The benefits and perils of using artificial intelligence to trade stocks and other financial instruments

Artificial Intelligence-powered tools, such as ChatGPT, have the potential to revolutionize the efficiency, effectiveness and speed of the work humans do.

And this is true in financial markets as much as in sectors like health care, manufacturing and pretty much every other aspect of our lives.

I’ve been researching financial markets and algorithmic trading for 14 years. While AI offers lots of benefits, the growing use of these technologies in financial markets also points to potential perils. A look at Wall Street’s past efforts to speed up trading by embracing computers and AI offers important lessons on the implications of using them for decision-making.

Program trading fuels Black Monday

In the early 1980s, fueled by advancements in technology and financial innovations such as derivatives, institutional investors began using computer programs to execute trades based on predefined rules and algorithms. This helped them complete large trades quickly and efficiently.

Back then, these algorithms were relatively simple and were primarily used for so-called index arbitrage, which involves trying to profit from discrepancies between the price of a stock index – like the S&P 500 – and that of the stocks it’s composed of.

As technology advanced and more data became available, this kind of program trading became increasingly sophisticated, with algorithms able to analyze complex market data and execute trades based on a wide range of factors. These program traders continued to grow in number on the largey unregulated trading freeways – on which over a trillion dollars worth of assets change hands every day – causing market volatility to increase dramatically.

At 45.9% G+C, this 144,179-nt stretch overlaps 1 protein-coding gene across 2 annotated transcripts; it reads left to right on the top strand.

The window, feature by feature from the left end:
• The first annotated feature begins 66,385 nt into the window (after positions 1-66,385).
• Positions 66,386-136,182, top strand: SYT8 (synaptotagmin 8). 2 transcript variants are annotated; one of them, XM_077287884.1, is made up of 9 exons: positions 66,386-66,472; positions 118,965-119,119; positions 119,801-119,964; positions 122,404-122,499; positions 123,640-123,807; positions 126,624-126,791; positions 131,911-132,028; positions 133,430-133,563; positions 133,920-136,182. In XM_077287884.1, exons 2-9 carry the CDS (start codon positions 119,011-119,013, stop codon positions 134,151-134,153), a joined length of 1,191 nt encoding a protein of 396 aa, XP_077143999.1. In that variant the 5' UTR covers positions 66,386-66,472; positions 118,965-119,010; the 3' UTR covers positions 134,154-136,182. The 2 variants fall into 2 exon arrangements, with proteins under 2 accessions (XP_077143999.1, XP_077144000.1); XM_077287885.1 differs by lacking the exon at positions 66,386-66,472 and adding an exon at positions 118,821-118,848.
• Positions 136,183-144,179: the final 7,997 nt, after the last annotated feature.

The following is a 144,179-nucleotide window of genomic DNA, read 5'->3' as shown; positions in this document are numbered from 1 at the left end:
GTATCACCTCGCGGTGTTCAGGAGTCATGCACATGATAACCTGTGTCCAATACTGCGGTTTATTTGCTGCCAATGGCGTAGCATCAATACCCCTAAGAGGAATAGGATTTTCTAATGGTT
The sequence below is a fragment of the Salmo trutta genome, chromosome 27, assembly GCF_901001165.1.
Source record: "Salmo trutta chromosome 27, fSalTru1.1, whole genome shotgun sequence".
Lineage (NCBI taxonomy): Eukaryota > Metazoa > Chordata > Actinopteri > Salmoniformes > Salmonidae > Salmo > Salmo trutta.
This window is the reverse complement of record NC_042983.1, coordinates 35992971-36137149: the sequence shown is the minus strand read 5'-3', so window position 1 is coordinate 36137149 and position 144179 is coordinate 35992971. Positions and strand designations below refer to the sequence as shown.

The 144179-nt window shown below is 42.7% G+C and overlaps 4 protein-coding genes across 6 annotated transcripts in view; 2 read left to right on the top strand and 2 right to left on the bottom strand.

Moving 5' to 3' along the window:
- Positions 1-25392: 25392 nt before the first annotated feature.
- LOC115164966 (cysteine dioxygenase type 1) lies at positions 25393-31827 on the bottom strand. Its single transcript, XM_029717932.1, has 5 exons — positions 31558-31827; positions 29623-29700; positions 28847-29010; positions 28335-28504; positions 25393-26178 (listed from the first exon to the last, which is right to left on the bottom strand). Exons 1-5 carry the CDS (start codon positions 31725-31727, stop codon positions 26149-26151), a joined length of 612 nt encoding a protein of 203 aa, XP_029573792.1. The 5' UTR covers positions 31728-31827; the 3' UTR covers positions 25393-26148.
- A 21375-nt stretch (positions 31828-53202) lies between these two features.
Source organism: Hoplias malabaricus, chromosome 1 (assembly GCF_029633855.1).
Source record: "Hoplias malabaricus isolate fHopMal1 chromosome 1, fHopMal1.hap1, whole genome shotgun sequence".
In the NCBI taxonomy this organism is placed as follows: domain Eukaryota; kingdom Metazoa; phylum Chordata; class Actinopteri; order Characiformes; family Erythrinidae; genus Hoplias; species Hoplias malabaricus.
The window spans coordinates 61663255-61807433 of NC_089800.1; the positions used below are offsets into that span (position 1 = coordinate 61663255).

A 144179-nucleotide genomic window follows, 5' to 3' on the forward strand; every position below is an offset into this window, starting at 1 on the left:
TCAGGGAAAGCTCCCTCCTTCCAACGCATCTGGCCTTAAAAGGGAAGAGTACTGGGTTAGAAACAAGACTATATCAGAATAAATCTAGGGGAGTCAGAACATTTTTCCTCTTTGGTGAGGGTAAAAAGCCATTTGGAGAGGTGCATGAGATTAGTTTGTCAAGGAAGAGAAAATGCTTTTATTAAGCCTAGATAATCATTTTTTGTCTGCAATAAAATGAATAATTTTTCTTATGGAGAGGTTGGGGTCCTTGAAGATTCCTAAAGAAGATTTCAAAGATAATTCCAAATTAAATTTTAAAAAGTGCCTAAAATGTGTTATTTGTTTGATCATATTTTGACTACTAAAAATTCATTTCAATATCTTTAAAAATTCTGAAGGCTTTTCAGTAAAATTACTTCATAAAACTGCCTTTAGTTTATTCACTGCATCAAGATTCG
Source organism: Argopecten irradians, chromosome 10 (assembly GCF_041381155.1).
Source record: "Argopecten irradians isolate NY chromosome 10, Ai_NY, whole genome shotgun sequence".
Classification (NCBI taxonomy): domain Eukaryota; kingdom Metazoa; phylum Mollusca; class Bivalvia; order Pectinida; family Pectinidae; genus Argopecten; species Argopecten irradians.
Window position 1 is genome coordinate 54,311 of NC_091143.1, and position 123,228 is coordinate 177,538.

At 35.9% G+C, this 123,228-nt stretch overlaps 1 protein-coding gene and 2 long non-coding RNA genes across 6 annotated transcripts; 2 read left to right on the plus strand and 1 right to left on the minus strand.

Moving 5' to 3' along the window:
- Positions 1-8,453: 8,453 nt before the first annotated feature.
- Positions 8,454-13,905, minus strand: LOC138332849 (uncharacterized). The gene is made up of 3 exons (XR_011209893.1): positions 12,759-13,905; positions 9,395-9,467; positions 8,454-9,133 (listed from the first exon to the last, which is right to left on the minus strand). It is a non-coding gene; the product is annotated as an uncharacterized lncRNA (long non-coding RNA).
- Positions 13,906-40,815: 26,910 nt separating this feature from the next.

Eventually this resulted in the massive stock market crash in 1987 known as Black Monday. The Dow Jones Industrial Average suffered what was at the time the biggest percentage drop in its history, and the pain spread throughout the globe.

In response, regulatory authorities implemented a number of measures to restrict the use of program trading, including circuit breakers that halt trading when there are significant market swings and other limits. But despite these measures, program trading continued to grow in popularity in the years following the crash.

a bunch of black and white newspaper front pages are layered on top of each other with words like panic and crash and wall street

This is how papers across the country headlined the stock market plunge on Black Monday, Oct. 19, 1987.
AP Photo

HFT: Program trading on steroids

Fast forward 15 years, to 2002, when the New York Stock Exchange introduced a fully automated trading system. As a result, program traders gave way to more sophisticated automations with much more advanced technology: High-frequency trading.

HFT uses computer programs to analyze market data and execute trades at extremely high speeds. Unlike program traders that bought and sold baskets of securities over time to take advantage of an arbitrage opportunity – a difference in price of similar securities that can be exploited for…

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